Safety stock is needed to protect against unplanned stockouts during inventory replenishment Uncertainty in network is impacted by adding warehouses
Performance cycle days are reduced Number of performance cycles increases
Prevents aggregation of uncertainty across market areas

Serving the same market area by adding warehouses will increase uncertainty since each facility has its own replenishment cycle
Therefore, more safety stock is needed
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Combining demand into one warehouse averages demand variability


Table 12.4 Summary of Sales in One Combined and Three Separate Markets

More safety stock is required if markets served from local warehouse


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Inventory summary
Base stock determination is independent of number of market facing warehouses In-transit stock will typically decrease with the addition of warehouses to the network Safety stock increases with number of warehouses added to the network
New performance cycle requires additional safety stock

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Network inventory cost minimization

Figure 12.5 Average Inventory as a Function of Number of Warehouse Locations


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Total cost of the network is illustrated in Figure 12.6


Figure 12.6 combines cost curves from Figure 12.2 and 12.5 Lowest cost points on each curve
For total transportation cost between 7 and 8 facilities For inventory cost it would be a single warehouse For total cost of network it is 6 locations

Trade-off relationships
Minimal total cost point for the system is not at the point of least cost for either transportation or inventory
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Illustration of total cost concept for the overall logistical system

Figure 12.6 Least-Total-Cost Network


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Minimize the cost of your logistics network without compromising your service levels
$90 $80

Cost (millions $)

$70 $60 $50 $40 $30 $20 $10 $-

Optimal Number of Warehouses


Total Cost Transportation Cost Fixed Cost Inventory Cost

10

Number of Warehouses
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LogicNet Case Study: Current Network for MetalWorks


Plants
Dover Des Moines

DCs
Dover Des Moines

Customers are sized by demand


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LogicNet Case Study: Current Network for MetalWorks


Total Cost: $69,500,000 Average Distance to Customers: 750 Miles

Plants
Dover Des Moines

DCs
Dover Des Moines

Indicators show utilization of DCs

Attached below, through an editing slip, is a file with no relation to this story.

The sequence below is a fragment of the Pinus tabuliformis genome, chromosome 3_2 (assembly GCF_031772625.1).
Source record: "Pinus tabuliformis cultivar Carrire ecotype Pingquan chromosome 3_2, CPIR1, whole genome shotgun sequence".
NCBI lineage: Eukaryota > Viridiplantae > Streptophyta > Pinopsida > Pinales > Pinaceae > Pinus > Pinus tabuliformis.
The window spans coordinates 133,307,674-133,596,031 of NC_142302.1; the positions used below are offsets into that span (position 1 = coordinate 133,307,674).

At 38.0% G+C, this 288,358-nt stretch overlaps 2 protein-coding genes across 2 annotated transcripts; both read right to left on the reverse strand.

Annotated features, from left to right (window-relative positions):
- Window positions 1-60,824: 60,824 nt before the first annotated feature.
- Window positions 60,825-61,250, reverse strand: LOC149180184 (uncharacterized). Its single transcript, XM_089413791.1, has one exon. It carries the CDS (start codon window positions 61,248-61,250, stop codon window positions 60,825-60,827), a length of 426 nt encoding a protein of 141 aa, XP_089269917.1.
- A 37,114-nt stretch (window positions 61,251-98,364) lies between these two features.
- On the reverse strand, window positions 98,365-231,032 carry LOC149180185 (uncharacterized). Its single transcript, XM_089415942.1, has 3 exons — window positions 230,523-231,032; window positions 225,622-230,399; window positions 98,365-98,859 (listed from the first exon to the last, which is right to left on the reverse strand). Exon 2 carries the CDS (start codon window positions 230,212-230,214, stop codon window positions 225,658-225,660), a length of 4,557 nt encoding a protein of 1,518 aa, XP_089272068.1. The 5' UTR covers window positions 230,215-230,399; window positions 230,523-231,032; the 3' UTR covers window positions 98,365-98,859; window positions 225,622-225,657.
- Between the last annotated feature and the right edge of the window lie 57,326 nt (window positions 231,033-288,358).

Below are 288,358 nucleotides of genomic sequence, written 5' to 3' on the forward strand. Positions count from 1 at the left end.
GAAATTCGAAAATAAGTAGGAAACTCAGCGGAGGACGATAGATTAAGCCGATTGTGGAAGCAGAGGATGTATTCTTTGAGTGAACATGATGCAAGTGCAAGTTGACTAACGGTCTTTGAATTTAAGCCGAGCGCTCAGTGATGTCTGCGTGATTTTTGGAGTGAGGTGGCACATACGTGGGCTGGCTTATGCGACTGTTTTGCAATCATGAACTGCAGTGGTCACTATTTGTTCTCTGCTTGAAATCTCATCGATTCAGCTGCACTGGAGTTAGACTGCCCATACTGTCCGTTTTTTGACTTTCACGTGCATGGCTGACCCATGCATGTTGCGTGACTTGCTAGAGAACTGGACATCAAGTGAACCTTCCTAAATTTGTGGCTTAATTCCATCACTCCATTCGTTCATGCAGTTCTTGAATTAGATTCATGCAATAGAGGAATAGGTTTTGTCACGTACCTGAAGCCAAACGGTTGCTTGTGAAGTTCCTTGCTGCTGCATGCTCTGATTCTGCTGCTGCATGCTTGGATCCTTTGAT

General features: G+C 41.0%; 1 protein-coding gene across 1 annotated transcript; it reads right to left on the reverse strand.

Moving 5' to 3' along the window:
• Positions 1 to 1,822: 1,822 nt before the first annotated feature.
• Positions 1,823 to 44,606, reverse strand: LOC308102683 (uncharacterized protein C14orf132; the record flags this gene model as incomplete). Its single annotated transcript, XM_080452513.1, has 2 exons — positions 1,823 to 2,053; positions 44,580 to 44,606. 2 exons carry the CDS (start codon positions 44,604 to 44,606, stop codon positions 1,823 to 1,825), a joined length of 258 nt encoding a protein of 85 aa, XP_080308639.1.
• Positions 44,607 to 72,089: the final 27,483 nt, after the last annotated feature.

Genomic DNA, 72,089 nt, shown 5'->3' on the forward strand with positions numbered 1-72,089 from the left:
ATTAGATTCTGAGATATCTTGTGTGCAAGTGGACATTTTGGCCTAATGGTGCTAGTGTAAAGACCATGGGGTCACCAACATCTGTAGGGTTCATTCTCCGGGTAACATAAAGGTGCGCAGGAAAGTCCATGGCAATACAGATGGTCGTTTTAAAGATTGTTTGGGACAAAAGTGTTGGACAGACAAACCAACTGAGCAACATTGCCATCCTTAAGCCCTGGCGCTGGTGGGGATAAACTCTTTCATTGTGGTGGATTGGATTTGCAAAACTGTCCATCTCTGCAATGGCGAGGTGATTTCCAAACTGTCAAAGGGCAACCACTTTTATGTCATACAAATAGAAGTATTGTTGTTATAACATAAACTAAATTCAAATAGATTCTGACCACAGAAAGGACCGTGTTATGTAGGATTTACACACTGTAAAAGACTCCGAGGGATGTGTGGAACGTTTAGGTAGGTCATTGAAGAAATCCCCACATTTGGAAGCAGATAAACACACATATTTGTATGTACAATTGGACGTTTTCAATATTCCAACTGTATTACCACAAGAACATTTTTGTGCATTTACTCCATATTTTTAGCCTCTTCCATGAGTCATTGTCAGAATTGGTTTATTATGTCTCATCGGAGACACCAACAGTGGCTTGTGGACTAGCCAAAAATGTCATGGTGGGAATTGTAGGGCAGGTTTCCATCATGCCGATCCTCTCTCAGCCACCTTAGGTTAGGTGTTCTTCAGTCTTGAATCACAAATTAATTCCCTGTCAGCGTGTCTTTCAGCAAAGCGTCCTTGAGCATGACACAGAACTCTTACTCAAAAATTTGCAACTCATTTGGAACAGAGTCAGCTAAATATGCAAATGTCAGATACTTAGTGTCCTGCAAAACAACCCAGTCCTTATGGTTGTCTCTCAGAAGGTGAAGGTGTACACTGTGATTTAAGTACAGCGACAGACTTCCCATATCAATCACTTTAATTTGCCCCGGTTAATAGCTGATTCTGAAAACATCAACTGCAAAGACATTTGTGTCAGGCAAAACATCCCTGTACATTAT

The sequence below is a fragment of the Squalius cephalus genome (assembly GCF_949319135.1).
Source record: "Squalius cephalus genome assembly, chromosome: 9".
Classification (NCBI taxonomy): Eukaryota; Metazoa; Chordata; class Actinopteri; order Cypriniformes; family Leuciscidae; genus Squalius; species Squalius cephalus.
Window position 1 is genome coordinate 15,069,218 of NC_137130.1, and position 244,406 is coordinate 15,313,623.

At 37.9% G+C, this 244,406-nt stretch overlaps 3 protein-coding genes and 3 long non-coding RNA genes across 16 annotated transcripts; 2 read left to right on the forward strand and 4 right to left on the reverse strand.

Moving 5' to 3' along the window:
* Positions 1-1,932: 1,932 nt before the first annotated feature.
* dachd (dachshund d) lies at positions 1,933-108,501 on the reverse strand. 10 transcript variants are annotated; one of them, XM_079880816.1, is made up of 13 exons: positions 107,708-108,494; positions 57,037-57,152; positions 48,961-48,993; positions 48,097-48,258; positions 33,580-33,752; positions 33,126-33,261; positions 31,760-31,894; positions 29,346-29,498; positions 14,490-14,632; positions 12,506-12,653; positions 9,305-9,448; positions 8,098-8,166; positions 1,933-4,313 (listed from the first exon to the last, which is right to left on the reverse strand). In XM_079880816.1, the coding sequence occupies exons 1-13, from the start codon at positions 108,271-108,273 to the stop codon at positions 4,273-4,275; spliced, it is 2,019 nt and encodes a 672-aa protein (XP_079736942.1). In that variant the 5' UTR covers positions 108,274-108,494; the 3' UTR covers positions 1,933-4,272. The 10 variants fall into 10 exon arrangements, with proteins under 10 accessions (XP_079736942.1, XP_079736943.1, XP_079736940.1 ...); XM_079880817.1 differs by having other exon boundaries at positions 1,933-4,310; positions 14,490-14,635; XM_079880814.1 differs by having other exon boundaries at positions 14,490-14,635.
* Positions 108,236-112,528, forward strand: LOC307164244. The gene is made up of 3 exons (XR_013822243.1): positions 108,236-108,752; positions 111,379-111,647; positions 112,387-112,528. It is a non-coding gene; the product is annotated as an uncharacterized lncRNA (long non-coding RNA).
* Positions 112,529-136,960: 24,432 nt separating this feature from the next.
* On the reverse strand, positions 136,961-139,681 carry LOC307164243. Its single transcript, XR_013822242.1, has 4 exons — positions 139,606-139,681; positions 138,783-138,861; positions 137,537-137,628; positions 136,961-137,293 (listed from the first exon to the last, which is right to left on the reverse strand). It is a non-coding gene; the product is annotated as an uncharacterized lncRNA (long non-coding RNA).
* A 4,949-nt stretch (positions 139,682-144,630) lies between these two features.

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Assumptions are important to understand for their impact on finalizing a strategy


Analysis summarized in Figure 12.6 does not include all relevant costs
Projected sales based on a single planning period Transportation costs based on a single average-size shipment Desired inventory availability and fill rate assumptions impact the solution

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Limitations to accurate total cost analysis


Many important costs are not specifically measured or reported Need to consider a wide variety of network design alternatives
Alternative shipment sizes Alternative modes of shipment Range of available warehouse locations
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Formulating logistical strategy requires evaluating alternative customer service levels and costs General approach to finalizing a logistical strategy
Determine a least-total-cost network
Measure service availability and capability for this network

Conduct sensitivity analysis for incremental service options


Use cost and revenue associated with each option

Finalize the plan

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Threshold service level is customer service associated with the least-total-cost-system


Existing policies of availability and capability are often assumed as the threshold service level
Current performance provides starting point for potential service improvements

Result of a customer service availability analysis is shown in Figure 12.7 for warehouses X, Y and Z
Based on distribution of an average order Delivery time is estimated on the basis of distance Transit inventory estimated based on delivery time

Management can make basic customer delivery commitments of the basic service platform
Use an estimate of expected order cycle time
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Illustration of total logistics cost for three warehouse locations

Figure 12.7 Determination of Service Territories: Three-Point, Least-Cost System